Mumbai: The stretch of highway that leads from Mumbai airport and sweeps across the Mahim causeway is usually studded with colourful billboards advertising the latest television serial, film, insurance product or mutual fund. But of late, the drive into town has been getting a little drab—many of those billboards are blank, as fears of a slowdown appear to take hold.

The outdoor media industry has seen a 30-40% slump, with fewer takers for billboards in the major metros such as Mumbai and Delhi. An extended cricket season, lower advertising from telecom and financial services firms, and new norms speeding up the payment of service tax have led to poor hoarding rentals. The slump also comes amid the monsoon season, with the rains acting as a dampener.

Lean period: The outdoor media industry has seen a 30-40% slump, with fewer takers for billboards in major metros such as Mumbai and Delhi. Pradeep Gaur/Mint

Contributing to the downturn, two big users of outdoor media—telecom and financial services—have been holding back their spends. Telecom constitutes 20% of all outdoor advertising, and financial services 10-15%. While the first has been troubled by the investigation into second-generation spectrum allocation, the second is usually active only between September and March.

There’s been a nearly 80% pullback from telecom operators, said Mandeep Malhotra, president, Mudra Max OOH, a part of the Mudra Group.

Although OOH is said to be less than 8% of the total advertising market in India, it was expected to grow in double digits. Instead, the billboard industry may see revenue decline by at least 10-15%.

The advertising and media report by the Federation of Indian Chambers of Commerce and Industry (Ficci) and KPMG released earlier this year said OOH revenue grew to touch 1,700 crore in 2010 and is expected to reach 1,900 crore this year. The overall Indian media and entertainment industry grew from 58,700 crore in revenue in 2009 to 65,200 crore in 2010. Revenue is expected to grow 13% to 73,800 crore this year. This includes television, print, radio, OOH, film, music, animation, gaming and digital advertising.

According to Zenith’s Gala, billboards are the first to get hit in a slowdown. Traditional media such as print and television feel the aftershocks. “In 2008, we (outdoor industry) were feeling the resistance and tremors as early as April, which was unusual because everything fell apart only in October 2008. So, to my mind, the outdoor industry has always been a good barometer of sorts," said Gala.

Paritosh Joshi, a Mumbai resident and advertising sales expert, has noted the empty billboards between the airport and Dadar.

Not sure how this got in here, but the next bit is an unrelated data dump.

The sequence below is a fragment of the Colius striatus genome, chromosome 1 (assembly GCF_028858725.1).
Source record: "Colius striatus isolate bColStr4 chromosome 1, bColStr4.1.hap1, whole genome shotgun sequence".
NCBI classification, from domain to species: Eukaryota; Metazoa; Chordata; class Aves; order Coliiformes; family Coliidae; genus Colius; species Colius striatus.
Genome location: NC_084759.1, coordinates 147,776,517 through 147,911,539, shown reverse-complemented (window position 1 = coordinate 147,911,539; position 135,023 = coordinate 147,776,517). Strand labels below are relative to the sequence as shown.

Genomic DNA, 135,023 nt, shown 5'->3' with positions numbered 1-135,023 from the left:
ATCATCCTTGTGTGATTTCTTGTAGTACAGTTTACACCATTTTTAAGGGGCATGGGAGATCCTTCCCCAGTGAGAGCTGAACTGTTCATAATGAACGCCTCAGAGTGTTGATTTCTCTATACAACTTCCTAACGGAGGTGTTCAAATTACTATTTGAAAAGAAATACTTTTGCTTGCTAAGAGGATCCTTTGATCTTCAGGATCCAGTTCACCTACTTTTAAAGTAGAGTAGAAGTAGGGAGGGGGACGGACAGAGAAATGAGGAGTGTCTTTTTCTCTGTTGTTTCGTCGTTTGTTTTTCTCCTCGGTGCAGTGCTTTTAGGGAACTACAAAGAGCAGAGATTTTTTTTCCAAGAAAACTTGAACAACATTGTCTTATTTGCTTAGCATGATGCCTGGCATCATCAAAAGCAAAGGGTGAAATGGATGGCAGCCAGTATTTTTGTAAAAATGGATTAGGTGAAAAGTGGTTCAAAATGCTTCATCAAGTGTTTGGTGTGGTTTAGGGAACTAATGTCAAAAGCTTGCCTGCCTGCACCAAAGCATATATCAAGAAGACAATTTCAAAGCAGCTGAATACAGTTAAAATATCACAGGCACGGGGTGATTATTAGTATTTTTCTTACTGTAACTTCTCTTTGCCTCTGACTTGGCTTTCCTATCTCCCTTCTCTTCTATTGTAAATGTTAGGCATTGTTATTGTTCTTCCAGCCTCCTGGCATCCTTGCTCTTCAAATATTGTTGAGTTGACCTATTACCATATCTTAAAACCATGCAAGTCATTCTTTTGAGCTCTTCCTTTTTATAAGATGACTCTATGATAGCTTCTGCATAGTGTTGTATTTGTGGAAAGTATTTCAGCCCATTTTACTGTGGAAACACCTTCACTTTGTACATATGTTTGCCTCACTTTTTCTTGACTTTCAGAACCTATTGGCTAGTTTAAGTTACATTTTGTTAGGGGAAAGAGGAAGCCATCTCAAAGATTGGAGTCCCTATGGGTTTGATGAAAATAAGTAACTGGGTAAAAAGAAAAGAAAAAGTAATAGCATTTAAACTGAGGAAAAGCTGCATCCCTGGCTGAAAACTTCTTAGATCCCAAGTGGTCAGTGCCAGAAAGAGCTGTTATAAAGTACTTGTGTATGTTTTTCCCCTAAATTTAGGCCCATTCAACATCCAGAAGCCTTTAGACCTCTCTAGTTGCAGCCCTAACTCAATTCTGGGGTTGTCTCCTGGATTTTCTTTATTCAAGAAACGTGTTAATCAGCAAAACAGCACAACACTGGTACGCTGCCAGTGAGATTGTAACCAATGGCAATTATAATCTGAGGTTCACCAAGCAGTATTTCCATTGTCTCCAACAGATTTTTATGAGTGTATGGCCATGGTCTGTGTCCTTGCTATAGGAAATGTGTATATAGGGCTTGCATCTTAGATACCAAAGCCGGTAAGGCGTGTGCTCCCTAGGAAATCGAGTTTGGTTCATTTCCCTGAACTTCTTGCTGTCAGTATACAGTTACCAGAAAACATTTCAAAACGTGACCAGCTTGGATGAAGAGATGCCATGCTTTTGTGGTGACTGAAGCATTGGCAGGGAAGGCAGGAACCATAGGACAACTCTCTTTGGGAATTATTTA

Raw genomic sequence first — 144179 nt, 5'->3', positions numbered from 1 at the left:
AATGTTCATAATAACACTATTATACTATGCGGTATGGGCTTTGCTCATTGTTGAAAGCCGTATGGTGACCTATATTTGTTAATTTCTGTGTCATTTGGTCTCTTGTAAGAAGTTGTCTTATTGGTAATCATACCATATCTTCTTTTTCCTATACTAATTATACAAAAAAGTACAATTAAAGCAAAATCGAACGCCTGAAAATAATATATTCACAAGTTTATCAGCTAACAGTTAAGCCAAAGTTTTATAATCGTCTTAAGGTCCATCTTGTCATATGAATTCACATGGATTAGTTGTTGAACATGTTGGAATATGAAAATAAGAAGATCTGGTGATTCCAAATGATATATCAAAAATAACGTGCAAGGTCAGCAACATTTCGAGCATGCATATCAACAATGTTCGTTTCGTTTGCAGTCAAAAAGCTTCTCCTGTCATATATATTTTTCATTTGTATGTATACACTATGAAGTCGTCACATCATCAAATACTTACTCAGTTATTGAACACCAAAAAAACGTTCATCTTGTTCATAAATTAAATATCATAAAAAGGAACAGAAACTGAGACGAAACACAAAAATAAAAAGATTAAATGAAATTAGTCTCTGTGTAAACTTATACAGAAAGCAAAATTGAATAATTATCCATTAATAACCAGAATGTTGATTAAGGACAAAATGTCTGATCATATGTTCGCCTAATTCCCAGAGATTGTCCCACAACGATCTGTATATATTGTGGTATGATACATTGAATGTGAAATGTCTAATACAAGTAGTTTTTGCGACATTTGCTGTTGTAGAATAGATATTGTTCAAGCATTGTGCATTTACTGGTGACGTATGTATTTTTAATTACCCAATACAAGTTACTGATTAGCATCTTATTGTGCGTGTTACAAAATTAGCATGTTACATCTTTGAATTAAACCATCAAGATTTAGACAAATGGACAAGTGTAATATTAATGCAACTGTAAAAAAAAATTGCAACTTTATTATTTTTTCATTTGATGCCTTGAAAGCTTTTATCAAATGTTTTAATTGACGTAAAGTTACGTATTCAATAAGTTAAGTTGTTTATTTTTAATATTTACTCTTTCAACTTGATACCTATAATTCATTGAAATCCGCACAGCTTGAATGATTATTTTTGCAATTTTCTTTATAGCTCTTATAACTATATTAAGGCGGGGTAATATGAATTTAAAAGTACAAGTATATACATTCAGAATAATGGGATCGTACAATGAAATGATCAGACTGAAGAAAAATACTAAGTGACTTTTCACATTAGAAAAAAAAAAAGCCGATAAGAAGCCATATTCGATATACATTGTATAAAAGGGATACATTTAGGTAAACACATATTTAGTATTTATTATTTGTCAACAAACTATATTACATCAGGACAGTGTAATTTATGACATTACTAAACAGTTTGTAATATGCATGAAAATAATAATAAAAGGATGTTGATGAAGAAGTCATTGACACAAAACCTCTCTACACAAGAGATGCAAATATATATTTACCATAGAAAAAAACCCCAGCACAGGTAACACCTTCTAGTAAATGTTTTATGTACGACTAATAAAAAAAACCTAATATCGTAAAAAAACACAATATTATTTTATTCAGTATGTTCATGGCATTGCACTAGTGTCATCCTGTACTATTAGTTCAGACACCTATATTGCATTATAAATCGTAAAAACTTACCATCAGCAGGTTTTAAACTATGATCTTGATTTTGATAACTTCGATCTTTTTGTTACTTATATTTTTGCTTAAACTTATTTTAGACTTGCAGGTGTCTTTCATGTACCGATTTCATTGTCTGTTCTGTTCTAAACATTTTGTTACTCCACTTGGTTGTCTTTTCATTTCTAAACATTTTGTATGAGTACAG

“I wouldn’t call it a slowdown, but yes, the advertisers seem to be on wait and watch mode," said Joshi, also chief executive of home shopping channel Star CJ Network India Pvt. Ltd. “Whatever little outdoor advertising is happening is coming from television channels and cinema. Consumer products are few and far between."

Beginning July, the outdoor media companies will have to pay their service tax within 14 days of completion of services or seven days of bill generation, compared with the 90-day payment cycle earlier.

“There are huge delays in payments on the part of media agencies and advertisers; sometimes they are delayed by more than six months," said Indrajit Sen, vice-chairman of the Indian Outdoor Advertising Association (IOAA) and chief executive of Laqshya Outdoor.

The revised tax rules are leading to rows between media owners and advertisers, and that’s perhaps one of the reasons why the billboards are going blank, Sen said.

IOAA has floated a new set of guidelines for media agencies to drive payment compliance. The body is also seeking to establish a Credit Control Council (CCC), which will address defaulters and have nominees from among the agencies. Penalties will range from withdrawal of credit facilities to embargoes on the release of any display by the defaulting agency.

According to Malhotra of Mudra Max, traditional outdoor may also be slowing down as more money gets pumped into mall campaigns, as this is more measurable—footfall numbers are available and there is a greater guarantee of consumer interaction.

Malhotra expects the next quarter to see a 20% drop in business, and then a recovery in the third and fourth quarters.

Gala, meanwhile, is pinning his hopes on new film releases in August to revive the industry. He says, however, that August and September, the run-up to the festival season, will be the real test for the industry. “Normally this period sees 95% occupancy in outdoor sites," he adds.

Not everyone’s pessimistic. Amit Goel, national head of Prime Market Reach Pvt. Ltd, said categories such as real estate, infrastructure and education continue to remain buoyant.